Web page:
Gastrotheca antoniiochoai is a small species of Gastrotheca, with an average male SVL of 26.5 mm (from two specimens) and female SVL of 32.5 mm (in a single specimen). Diagnostic characteristics include the following: Skin on dorsum is smooth to finely rugose and lacks transverse ridges. The interorbital distance is about 1.36x the width of the eye. The tympanic annulus is smooth. Supraciliary processes are absent. Finger I is shorter than finger II. Fingers are unwebbed and terminate in expanded discs, which range from 1.1x (Finger I) to 1.6x (Fingers III, IV) digit width. Toes are basally webbed between Toe III and V. Neither calcar nor tubercles are present on the heel. The shank (tibial length) is 51.6% of SVL and 108.5% of foot length. Females have paired, lateral brood pouches, as discussed in the following paragraph. In addition to the preceding diagnostic characters, the iris is bronze, and males have well-developed, tan nuptial excrescences (Catenazzi and Lehr 2009).
Like other members of the genus Gastrotheca, female G. antoniiochoai bear a closed brood pouch. However, the brood pouch morphology is unusual; this species has a lateral, paired brood pouch, unlike most members of the genus Gastrotheca, in which females have a single dorsomedian brood pouch. Only three other Gastrotheca species with paired brood pouches are known: G. zeugocystis, from central Peru, plus G. walkeri and G. williamsonii, both from Venezuela (Catenazzi and Lehr 2009).
Dorsal coloration is brown to golden tan. Tiny darker spots and green spots are scattered dorsally from the interorbital region to the sacral area. Eyelids have narrow dark flecking along their length. A tan stripe runs laterally from the nostrils to the posterior margin of the cilia (on the eyes). No interorbital or T-shaped dorsal markings are present. No pale dorsolateral stripe is present. Flanks are beige with tiny dark brown spots. Venter is gray-brown or beige with many black melanophores.
Juvenile coloration differs somewhat from that of the adult. In juveniles, the limbs are barred. Also, in juveniles the dark tan band runs from the nares laterally all the way to the midbody, but with an interruption above the arm insertion. Further, juveniles have reddish-bronze irises with black reticulations, rather than bronze irises (Catenazzi and Lehr 2009).
Distribution and Habitat
Country distribution from AmphibiaWeb's database: Peru
Occurs in southeastern Peru, in Manu National Park, on the eastern slopes of the Andes. The type locality is near Quebrada Toqoryuoc, Wayqecha Research Center, Kosñipata Valley, Región Cusco, Peru. This species is found in cloudforest and montane scrub at 2,700-3,300 m asl. Gastrotheca antoniiochoai inhabits epiphytic bromeliads, six to eight feet above the ground (Catenazzi and Lehr 2009).
Life History, Abundance, Activity, and Special Behaviors
The call consists of a long note followed by one, two, or three pulsed, short secondary notes, with an average call frequency of 32.2 calls/minute (range 18-40 calls/minute). The median dominant frequency of the long note was 2915 Hz (range 2544-2968 Hz), while the median dominant frequency of the short notes was 3286 Hz (range 1749-3445 Hz) (Catenazzi and Lehr 2009).
This species is thought to be direct-developing, based on the size and number of eggs (Catenazzi and Lehr 2009), plus the fact that in other cloudforest Gastrotheca species, the embryos develop into froglets within the dorsal pouch (Duellman and Maness 1980; Wassersug and Duellman 1984). A female specimen had a total of six relatively large eggs within her lateral, paired brood pouches, with each egg measuring about 6.5 mm in diameter. Although the female was kept in captivity for some time, the eggs slipped out of the pouch and did not complete development, so it was not possible to directly observe whether a larval stage ensued (Catenazzi and Lehr 2009).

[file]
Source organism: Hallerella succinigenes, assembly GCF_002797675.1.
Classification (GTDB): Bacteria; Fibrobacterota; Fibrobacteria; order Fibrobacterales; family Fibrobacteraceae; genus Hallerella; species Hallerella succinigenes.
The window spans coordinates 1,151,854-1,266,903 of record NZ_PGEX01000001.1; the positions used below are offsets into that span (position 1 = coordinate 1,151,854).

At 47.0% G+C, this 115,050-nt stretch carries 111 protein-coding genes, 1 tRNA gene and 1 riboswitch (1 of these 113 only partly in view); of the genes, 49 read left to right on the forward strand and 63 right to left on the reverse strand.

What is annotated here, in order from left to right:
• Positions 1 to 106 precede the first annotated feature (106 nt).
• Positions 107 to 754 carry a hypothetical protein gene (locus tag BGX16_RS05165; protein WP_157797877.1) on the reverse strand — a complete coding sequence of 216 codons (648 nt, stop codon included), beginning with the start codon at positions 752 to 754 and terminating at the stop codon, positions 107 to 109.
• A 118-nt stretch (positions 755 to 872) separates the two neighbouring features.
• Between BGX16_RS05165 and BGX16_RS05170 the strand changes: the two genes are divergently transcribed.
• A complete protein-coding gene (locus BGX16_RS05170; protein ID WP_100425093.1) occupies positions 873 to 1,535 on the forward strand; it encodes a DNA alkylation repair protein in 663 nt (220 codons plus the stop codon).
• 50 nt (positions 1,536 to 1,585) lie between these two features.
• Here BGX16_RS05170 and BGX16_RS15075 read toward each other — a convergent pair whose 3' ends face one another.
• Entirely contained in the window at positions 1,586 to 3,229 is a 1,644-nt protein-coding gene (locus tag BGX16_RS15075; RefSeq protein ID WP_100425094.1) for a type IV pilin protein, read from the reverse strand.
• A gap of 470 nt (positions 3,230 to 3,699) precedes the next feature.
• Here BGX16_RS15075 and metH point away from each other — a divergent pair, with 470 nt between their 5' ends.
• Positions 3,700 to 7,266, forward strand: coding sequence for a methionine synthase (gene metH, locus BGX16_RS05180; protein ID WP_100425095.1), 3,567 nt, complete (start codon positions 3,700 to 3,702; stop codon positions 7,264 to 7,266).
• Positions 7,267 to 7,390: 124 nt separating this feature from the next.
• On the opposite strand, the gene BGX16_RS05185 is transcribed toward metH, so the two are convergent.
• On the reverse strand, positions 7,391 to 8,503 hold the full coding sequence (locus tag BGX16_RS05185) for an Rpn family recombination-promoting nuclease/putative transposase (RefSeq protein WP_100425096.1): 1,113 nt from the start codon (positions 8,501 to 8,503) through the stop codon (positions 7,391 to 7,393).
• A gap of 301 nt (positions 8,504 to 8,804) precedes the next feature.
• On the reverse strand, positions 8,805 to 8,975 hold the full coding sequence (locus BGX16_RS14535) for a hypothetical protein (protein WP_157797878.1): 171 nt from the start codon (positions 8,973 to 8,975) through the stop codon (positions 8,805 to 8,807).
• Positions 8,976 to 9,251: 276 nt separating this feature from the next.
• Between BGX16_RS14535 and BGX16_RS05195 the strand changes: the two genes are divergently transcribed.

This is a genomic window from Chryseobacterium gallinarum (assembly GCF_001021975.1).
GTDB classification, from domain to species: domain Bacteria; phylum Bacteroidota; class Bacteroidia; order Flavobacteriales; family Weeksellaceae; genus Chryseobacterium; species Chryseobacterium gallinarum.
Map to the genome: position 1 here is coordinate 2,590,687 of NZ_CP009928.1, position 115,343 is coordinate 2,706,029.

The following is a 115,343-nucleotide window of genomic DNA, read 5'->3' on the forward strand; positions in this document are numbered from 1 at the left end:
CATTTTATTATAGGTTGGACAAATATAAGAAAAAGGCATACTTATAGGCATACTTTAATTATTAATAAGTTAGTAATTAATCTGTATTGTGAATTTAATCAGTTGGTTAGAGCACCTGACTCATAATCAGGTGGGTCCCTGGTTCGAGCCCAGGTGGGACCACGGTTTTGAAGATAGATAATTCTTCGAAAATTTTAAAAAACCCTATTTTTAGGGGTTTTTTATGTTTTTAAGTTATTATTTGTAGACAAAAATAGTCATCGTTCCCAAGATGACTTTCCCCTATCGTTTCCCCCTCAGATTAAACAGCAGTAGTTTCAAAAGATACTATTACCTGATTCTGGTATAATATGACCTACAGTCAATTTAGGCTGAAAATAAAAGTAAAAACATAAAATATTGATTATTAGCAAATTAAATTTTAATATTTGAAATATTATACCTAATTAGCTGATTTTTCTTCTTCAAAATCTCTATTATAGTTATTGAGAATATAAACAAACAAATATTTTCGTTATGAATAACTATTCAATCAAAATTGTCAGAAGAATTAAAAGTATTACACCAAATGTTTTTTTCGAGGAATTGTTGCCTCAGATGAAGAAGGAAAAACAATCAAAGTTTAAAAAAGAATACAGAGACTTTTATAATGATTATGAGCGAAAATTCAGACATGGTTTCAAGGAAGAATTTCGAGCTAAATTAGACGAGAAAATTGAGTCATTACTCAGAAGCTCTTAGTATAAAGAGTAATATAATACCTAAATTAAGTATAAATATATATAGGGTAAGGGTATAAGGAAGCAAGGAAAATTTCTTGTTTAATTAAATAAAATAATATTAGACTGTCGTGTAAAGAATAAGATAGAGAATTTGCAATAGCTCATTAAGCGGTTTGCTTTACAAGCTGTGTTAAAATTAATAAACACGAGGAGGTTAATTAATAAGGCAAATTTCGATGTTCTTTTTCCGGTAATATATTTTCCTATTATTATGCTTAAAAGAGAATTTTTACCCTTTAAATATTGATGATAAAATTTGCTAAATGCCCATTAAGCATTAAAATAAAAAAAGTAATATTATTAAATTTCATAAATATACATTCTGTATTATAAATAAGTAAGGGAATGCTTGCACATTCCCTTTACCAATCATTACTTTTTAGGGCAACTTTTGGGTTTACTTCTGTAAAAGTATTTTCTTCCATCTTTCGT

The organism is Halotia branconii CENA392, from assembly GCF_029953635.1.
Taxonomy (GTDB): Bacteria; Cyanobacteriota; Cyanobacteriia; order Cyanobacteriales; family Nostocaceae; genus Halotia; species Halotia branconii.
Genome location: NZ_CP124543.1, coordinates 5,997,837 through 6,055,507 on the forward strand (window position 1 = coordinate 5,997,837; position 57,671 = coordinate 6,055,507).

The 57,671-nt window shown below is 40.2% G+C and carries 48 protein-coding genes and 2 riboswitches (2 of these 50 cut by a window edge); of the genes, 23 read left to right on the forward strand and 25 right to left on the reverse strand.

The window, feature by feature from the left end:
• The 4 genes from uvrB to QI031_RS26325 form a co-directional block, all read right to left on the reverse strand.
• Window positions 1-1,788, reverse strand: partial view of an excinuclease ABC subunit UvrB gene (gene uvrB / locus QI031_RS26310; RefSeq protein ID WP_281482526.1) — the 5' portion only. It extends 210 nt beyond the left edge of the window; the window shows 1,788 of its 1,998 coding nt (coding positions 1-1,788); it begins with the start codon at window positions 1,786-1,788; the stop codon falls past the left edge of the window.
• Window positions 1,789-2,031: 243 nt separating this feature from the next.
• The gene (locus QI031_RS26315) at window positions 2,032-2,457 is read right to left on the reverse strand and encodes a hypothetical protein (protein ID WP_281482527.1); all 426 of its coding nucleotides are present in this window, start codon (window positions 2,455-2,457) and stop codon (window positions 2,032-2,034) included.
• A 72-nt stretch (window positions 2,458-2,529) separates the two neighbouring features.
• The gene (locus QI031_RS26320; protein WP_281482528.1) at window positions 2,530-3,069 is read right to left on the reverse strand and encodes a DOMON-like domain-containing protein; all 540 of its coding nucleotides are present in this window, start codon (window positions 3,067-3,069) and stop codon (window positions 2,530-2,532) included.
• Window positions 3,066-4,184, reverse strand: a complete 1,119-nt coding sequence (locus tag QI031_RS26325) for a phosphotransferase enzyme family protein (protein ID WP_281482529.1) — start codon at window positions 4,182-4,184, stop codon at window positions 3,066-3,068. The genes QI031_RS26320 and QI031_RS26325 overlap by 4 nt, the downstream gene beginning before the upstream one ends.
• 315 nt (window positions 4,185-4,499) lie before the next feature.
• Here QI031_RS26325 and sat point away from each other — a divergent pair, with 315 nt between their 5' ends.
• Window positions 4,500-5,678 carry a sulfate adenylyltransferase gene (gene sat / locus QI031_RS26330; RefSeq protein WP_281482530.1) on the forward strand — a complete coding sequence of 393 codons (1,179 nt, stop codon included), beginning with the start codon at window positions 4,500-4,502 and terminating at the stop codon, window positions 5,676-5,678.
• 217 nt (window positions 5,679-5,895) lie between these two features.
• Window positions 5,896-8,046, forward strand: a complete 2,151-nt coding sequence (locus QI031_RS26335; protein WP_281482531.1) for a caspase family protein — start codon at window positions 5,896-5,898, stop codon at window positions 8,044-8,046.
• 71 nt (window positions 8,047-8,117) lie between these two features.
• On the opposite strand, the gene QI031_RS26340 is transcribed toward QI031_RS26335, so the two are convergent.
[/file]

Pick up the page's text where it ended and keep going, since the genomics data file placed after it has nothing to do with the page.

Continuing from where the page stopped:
Trends and Threats
This species is currently considered Data Deficient and thus nothing is known about the population status.
This frog was formerly thought to be a member of the genus Hyla, but the original description (De la Riva and Chaparro 2005) was based on a subadult female and a juvenile, according to Catenazzi and Lehr (2009).
G. antoniiochoai may be related to G. zeugocystis, since both have the unusual characteristic of lateral paired brood pouches in females, are similar in general appearance in coloration, occur in cloudforests and take refuge in bromeliads. However, the type localities for these two species are separated by over 600 km and by the valley of the Río Apurimac, which has been proposed as a biogeographic barrier for other clades of frogs (Catenazzi and Lehr 2009).
Catenazzi, A., and Lehr, E. (2009). ''The generic allocation of “Hyla” antoniiochoai De la Riva & Chaparro, 2005 (Anura), with description of its advertisement call and ecology.'' Zootaxa, 2304, 61-68.
De la Riva, I., and Chaparro, J. C. (2005). ''A new species of tree frog from the Andes of southeastern Peru (Anura: Hylidae: Hyla).'' Amphibia-Reptilia, 26, 515-521.
Duellman, W. E., and Maness, S. J. (1980). ''The reproductive behavior of some hylid marsupial frogs.'' Journal of Herpetology, 14, 213-222.
Wassersug, R. J., and Duellman, W. E. (1984). ''Oral structures and their development in egg-brooding hylid frog embryos: evolutionary and ecological implications.'' Journal of Morphology , 182, 1-37.
Originally submitted by: Kellie Whittaker (first posted 2009-12-07)
Edited by: KW (2009-12-07)
Species Account Citation: AmphibiaWeb 2009 Gastrotheca antoniiochoai <https://amphibiaweb.org/species/6702> University of California, Berkeley, CA, USA. Accessed Dec 4, 2021.
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Citation: AmphibiaWeb. 2021. <https://amphibiaweb.org> University of California, Berkeley, CA, USA. Accessed 4 Dec 2021.
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